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Boors, clowns, crazies, weirdos, a pet parakeet — and other hazards of online dating for a mature Jew – Forward

Parakeet By iStock
By Julia M. Klein January 24, 2022
Maybe It’s Me: On Being the Wrong Kind of Woman
By Eileen Pollack
Delphinium, 288 pages, $27
It was the title essay, about Eileen Pollack’s late-life romantic struggles with boorish men, that first drew me to “Maybe It’s Me.” Pollack’s riffs on online dating, admittedly an easy target, are hilarious. And her rueful observations about the challenges smart, accomplished women face in heterosexual relationships are even more resonant.
But there are other pleasures, too, in this essay collection by the former director of the University of Michigan’s creative writing program. Among them are examples of unconventional travel writing, about a solo jaunt to Israel (“All of Us, We All Are Arameans”) and another trip, with a longtime partner, to Poland (“Righteous Gentile”).
Other pieces touch on Pollack’s childhood in an Orthodox Jewish home in the Catskills, her early schooling, a traumatic summer punctuated by violence, a class for the vocally challenged, her leftist son (“I Tried to Raise a Jew and He Turned Out a Communist”), and an unusual Jewish cemetery in Detroit. An essay titled “The Jewish Shah” is an intriguing speculation on the origins of the Pahlavi dynasty, but also a rumination on fathers and daughters.
The organization of “Maybe It’s Me” is roughly chronological, giving the book the feel of a memoir. Because each essay is self-contained, there is some repetition. There are also lacunae. Through much of the book, the reasons for the breakup of Pollack’s two major romantic relationships, with her “kind, brilliant, handsome” scientist husband and her adventurous Polish Catholic partner, Marian, remain mysterious. The title essay ultimately sheds light on the divorce. Pollack remains purposely vague about the second split, though she says one incompatibility involved Marian’s insistence that she “share his pleasure in sampling cultures not my own.”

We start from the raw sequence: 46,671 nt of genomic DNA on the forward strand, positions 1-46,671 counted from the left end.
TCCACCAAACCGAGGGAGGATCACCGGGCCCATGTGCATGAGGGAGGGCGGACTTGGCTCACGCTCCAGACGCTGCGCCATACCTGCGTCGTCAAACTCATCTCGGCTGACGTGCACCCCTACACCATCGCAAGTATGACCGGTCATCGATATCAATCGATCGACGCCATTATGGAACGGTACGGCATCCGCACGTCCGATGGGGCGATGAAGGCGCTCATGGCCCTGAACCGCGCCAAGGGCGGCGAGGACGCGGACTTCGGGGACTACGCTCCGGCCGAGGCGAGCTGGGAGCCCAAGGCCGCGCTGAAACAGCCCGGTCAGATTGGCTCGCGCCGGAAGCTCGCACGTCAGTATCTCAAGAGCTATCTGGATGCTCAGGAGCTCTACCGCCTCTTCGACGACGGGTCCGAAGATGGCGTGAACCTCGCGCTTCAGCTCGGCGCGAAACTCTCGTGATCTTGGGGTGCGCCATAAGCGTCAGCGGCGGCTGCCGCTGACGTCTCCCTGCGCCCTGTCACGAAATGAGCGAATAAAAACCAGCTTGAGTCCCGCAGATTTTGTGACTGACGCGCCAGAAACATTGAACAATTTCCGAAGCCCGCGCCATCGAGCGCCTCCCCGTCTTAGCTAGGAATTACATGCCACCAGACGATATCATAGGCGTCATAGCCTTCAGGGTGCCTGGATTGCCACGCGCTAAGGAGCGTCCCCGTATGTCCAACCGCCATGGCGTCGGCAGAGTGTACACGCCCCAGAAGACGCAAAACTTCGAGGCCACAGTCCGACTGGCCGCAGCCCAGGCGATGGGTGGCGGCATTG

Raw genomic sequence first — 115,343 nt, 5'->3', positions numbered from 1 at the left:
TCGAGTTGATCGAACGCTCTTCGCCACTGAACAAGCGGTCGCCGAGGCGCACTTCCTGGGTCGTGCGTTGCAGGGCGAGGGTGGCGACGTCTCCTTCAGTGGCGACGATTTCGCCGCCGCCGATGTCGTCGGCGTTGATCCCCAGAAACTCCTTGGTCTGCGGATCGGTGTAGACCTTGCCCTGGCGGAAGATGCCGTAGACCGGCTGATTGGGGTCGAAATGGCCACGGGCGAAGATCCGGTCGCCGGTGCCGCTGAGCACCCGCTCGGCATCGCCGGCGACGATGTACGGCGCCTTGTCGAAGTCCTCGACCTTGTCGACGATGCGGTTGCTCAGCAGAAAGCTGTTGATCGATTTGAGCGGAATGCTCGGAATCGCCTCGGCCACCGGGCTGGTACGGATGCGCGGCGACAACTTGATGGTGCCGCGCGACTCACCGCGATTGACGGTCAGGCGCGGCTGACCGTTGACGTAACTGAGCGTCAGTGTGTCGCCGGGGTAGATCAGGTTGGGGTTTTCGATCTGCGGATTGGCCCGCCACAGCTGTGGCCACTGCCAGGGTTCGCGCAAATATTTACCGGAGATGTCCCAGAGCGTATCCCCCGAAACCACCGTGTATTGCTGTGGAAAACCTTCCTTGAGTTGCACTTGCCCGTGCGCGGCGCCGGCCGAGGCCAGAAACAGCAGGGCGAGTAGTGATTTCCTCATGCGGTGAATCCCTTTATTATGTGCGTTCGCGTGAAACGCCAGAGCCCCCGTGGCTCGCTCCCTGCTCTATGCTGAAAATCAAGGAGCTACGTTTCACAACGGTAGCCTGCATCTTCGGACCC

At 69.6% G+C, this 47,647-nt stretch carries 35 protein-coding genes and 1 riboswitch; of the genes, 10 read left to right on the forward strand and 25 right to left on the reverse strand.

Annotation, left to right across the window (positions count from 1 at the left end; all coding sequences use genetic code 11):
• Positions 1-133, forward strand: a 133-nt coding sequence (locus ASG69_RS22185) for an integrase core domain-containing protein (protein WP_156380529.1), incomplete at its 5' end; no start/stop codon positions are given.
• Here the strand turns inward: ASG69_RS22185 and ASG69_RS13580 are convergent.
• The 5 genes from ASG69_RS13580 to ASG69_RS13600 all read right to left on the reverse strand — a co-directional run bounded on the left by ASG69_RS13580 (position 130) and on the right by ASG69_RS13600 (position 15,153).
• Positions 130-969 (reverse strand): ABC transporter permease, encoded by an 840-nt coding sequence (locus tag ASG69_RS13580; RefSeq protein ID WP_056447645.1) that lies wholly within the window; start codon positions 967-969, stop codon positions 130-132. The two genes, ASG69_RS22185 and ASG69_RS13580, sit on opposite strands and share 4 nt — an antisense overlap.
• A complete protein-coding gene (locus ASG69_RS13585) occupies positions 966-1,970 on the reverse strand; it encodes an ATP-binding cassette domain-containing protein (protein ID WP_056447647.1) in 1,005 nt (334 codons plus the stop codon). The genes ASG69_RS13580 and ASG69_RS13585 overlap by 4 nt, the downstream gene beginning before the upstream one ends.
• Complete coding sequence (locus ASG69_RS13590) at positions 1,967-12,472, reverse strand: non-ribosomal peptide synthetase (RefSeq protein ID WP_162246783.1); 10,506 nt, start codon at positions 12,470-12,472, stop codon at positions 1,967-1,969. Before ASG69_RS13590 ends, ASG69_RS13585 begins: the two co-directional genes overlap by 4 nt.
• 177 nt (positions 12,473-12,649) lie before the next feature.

When Pollack can let loose without harming others, she is disarmingly candid. She confesses to bulimia, extensive therapy, and moving to New York from Michigan at 60 to fish from a larger pool of available single men. Recalling her past sexual gusto, she bemoans a celibacy she fears will become permanent. Online dating, for all its risks and indignities, gets her back in the game.
Maybe It’s Her? In Eileen Pollack’s essays, pleasure and pain are often intertwined. Courtesy of Delphinium Books
Pollack’s prose is exact and lucid, devoid of self-conscious flourishes. She doesn’t write pretty sentences; she tells stories that tend to meander and often end with a wry kicker. “I became a writer precisely because I wanted to get down in words how pleasurable and painful life can be,” she writes.
For Pollack, pleasure and pain are often intertwined. Her great childhood joys, for instance, included sweets, a pet parakeet she named Ish Kabibble, and an affectionate grandmother who lived in the attic of the family ranch house. But Pollack was the daughter of a dentist, and the sweets were strictly rationed. The burdensome parakeet was offloaded to the family cleaning lady, who herself may have been a victim of domestic abuse. The beloved grandmother began suffering from dementia and was consigned, against her will, to a nursing home.